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# The velocity and temperature distributions in a liquid film

Part I

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## Summary

The steady state velocity distribution in a liquid film is investigated analytically. The liquid is assumed to appear on a flat surface due to transpiration through a porous medium or the melting of a solid material. The liquid is considered to be introduced into the film at the solid-liquid interface, in a direction normal to the interface, such that mass is continually being added to the film along the longitudinal path of flow. The flow, which is assumed to be laminar, occurs under the influence of gravity. Evaporation and gaseous boundary layer effects are not considered. Physical properties of the liquid, such as density and viscosity are considered constant.

The continuity and momentum equations are set up in integral form and the film thickness and velocity distribution are determined by four different approaches. These four approaches differ from one another by the simplifying assumptions made. These assumptions are made in such a way that each successive case takes different effects into account, and yields a solution based on a more complete analysis.

A comparison of the solutions shows that where the liquid film thickness is relatively small, the results of all four cases converge to the same expression. This tends to justify the use of certain simplifying assumptions, even though they are of such a nature that one might not initially regard them reasonable.

This is the first of a series of two papers. In the second paper, the temperature distribution is determined for a film flowing under the influence of gravity; in addition, the velocity and temperature distributions are determined for a film which is subjected to an externally applied surface shear stress.

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## Abbreviations

a, b, c, d :

coefficients in velocity profile polynomial

A :

dimensionless parameter, $$A = \left( {\frac{{\partial f}}{{\partial \eta }}} \right)_{\eta = 0} = \left( {\frac{{\partial u}}{{\partial y}}} \right)_{y = 0}$$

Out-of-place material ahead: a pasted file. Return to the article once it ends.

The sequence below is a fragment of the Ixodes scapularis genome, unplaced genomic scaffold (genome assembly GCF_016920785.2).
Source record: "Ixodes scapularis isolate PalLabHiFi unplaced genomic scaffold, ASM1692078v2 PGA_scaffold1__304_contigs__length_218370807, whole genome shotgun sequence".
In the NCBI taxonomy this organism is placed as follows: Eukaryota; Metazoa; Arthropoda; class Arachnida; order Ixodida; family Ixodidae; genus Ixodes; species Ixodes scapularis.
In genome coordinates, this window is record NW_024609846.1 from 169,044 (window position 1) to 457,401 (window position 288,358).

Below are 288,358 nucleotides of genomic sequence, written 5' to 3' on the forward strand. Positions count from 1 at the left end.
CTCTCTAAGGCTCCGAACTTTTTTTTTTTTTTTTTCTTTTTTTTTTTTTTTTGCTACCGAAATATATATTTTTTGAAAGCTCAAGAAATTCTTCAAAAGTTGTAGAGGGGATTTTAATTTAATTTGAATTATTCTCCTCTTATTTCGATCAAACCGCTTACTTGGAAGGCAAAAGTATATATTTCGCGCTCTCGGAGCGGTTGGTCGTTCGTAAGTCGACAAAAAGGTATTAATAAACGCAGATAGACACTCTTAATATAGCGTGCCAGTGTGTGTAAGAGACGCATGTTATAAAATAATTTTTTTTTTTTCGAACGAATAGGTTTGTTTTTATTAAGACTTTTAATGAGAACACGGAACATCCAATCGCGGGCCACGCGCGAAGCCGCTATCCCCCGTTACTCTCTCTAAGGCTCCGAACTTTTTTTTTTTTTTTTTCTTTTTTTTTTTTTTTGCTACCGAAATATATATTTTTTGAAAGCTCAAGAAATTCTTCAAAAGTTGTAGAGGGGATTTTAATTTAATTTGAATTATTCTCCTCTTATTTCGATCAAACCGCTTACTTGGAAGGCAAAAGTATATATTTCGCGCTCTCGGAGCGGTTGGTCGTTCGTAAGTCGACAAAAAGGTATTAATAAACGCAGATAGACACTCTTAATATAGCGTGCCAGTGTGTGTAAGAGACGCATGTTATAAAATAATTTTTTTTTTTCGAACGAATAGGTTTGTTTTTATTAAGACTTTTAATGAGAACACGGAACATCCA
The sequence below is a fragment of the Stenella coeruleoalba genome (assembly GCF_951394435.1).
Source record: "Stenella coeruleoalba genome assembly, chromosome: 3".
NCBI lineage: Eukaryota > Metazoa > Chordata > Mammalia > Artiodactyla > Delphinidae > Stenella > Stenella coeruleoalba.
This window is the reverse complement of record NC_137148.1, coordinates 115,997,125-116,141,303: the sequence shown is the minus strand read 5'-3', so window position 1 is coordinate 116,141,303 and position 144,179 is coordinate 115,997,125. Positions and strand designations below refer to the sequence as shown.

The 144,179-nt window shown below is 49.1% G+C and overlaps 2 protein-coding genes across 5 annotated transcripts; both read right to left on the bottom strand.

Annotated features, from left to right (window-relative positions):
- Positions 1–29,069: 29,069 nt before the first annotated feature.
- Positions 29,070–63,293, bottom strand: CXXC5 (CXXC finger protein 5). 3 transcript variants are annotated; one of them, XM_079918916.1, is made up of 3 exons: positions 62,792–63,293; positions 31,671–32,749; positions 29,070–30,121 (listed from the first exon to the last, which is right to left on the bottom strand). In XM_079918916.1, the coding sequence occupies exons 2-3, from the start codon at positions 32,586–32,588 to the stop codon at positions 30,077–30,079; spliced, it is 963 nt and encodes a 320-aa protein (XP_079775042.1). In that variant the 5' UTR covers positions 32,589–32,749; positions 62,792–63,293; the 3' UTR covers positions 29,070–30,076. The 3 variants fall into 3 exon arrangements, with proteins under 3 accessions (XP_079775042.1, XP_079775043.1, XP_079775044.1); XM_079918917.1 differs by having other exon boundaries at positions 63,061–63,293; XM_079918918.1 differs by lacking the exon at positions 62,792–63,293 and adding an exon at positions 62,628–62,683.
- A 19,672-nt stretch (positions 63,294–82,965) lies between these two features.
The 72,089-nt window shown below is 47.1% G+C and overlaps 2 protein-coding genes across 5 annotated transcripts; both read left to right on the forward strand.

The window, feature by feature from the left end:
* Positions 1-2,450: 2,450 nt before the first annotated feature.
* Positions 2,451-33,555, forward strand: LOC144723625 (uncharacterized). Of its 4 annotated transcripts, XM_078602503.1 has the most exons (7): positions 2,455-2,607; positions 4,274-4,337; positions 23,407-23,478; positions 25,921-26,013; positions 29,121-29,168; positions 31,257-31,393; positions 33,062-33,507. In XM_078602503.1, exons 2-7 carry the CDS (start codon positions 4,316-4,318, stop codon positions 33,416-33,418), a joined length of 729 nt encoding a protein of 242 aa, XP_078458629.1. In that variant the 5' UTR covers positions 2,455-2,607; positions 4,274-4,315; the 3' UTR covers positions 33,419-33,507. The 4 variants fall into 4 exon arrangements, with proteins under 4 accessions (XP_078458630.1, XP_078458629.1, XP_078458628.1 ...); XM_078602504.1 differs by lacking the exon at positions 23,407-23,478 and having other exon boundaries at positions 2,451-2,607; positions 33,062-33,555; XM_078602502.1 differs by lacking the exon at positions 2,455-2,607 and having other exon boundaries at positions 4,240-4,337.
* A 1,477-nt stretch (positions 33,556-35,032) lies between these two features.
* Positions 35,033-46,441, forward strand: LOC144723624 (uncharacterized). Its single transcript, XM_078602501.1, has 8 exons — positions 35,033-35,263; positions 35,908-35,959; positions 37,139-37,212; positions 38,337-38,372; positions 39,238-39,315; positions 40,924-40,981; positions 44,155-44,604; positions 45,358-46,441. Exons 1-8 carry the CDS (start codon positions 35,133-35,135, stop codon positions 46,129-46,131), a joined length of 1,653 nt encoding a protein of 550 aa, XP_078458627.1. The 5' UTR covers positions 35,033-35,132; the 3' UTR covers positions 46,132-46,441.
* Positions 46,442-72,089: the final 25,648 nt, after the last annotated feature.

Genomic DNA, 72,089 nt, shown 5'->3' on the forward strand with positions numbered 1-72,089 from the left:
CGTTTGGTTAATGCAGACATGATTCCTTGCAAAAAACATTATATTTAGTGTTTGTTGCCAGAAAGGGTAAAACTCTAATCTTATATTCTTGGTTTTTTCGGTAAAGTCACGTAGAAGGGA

B :

dimensionless parameter, $$\int\limits_0^1 {f(\eta ,x)d\eta = \frac{1}{{U\delta }}} \int\limits_0^\delta {u{\text{d}}y}$$

C :

dimensionless parameter, $$\int\limits_0^1 {f^2 (\eta ,x)d\eta = \frac{1}{{U^2 \delta }}} \int\limits_0^\delta {u^2 {\text{d}}y}$$

E :

dimensionless parameter E=C/B 2

f(x, η):

dimensionless velocity profile function

F :

term defined in Appendix D

g :

gravitational acceleration component in x-direction

h :

heat transfer coefficient at film surface

k :

thermal conductivity of liquid

M :

dimensionless parameter, M=A/B

R :

dimensionless parameter, R=V 0 δ/ν

S :

dimensionless parameter, S=1/2(g/V 0 ν)(δ 3/x)

u :

liquid velocity in x-direction

U :

surface velocity of liquid in x-direction

V 0 :

velocity of fluid in the y-direction at y=0, the feed-in velocity

x, y :

space coordinates

α, β, γ :

terms defined in Appendix D

δ :

film thickness

η :

dimensionless space coordinate, η=y/δ

ν :

kinematic viscosity

ø :

term defined by (25)

ω :

term defined by (42)

LL, UL :

lower limit, upper limit

NS :

no-slope or zero-slope

0:

refers to position y=0

δ:

refers to position y=δ

## References

1. 1)

Jakob, M., Heat Transfer. Vol. I, pp. 658–696, John Wiley, New York, 1949.

2. 2)

McAdams, W., Heat Transmission, pp. 325–343, McGraw-Hill, New York, 1954.

3. 3)

Chen, M. M., Trans. of ASME, J. of Heat Transfer, 83 (1961) 46–60.

4. 4)

Koh, J. C. Y., ASME Paper No. 60-WA-253, 1960.

5. 5)

Koh, J. C. Y., E. M. Sparrow and J. P. Hartnett, Int. J. of Heat and Mass Transfer 2 (1961) 69.

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Rohsenow, W. M., Trans. of ASME 78 (1956) 1645.

7. 7)

Sparrow, E. M. and J. L. Gregg, Trans. of ASME, J. of Heat Transfer 81 (1959) 291.

8. 8)

Eckert, E. R. G., Transpiration and Film Cooling, Heat Transfer (a symposium), Engineering Research Institute, University of Michigan, Ann Arbor, Mich, 1953.

9. 9)

Eckert, E. R. G. and R. J. Drake, Jr., Heat and Mass Transfer, pp. 301–315, McGraw-Hill, New York, 1959.

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Adams, M. C., American Rocket Society Journal 29 (1959) 625.

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Jakob, M., Heat Transfer, Vol. II, pp. 355–370, 394–415, John Wiley, New York, 1957.

12. 12)

Dukler, A. E. and O. P. Bergelin, Chem. Eng. Progress 48 (1952) 557.

13. 13)

McAdams, W. H., T. B. Drew and G. S. Bays, Jr., Trans. of ASME 62 (1940) 627.

14. 14)

Schlichting, H., Boundary Layer Theory, pp. 229–232, Pergamon Press, New York, 1955.

15. 15)

Mouradian, E. M., Velocity and Temperature Distributions in a Liquid Film, Ph. D. Thesis, Northwestern University, Evanston, Ill., Sept. 1961.

16. 16)

Ibid., pp. 156.

17. 17)

Schlichting, H., Op. cit. pp. 102–103, 116–117, 201–205.

18. 18)

Kamke, E., Differential Gleichungen, Losungmethoden und Losungen, Vol. I, pp. 24–25, Chelsea, New York, 1959.

19. 19)

Lu, C. S., The Velocity Distribution in a Liquid Film, M. S. Thesis, Georgia Institute of Technology, Atlanta, Ga., 1962.

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Mouradian, E.M., Sunderland, J.E. The velocity and temperature distributions in a liquid film. Appl. Sci. Res. 14, 431–452 (1965). https://doi.org/10.1007/BF00382265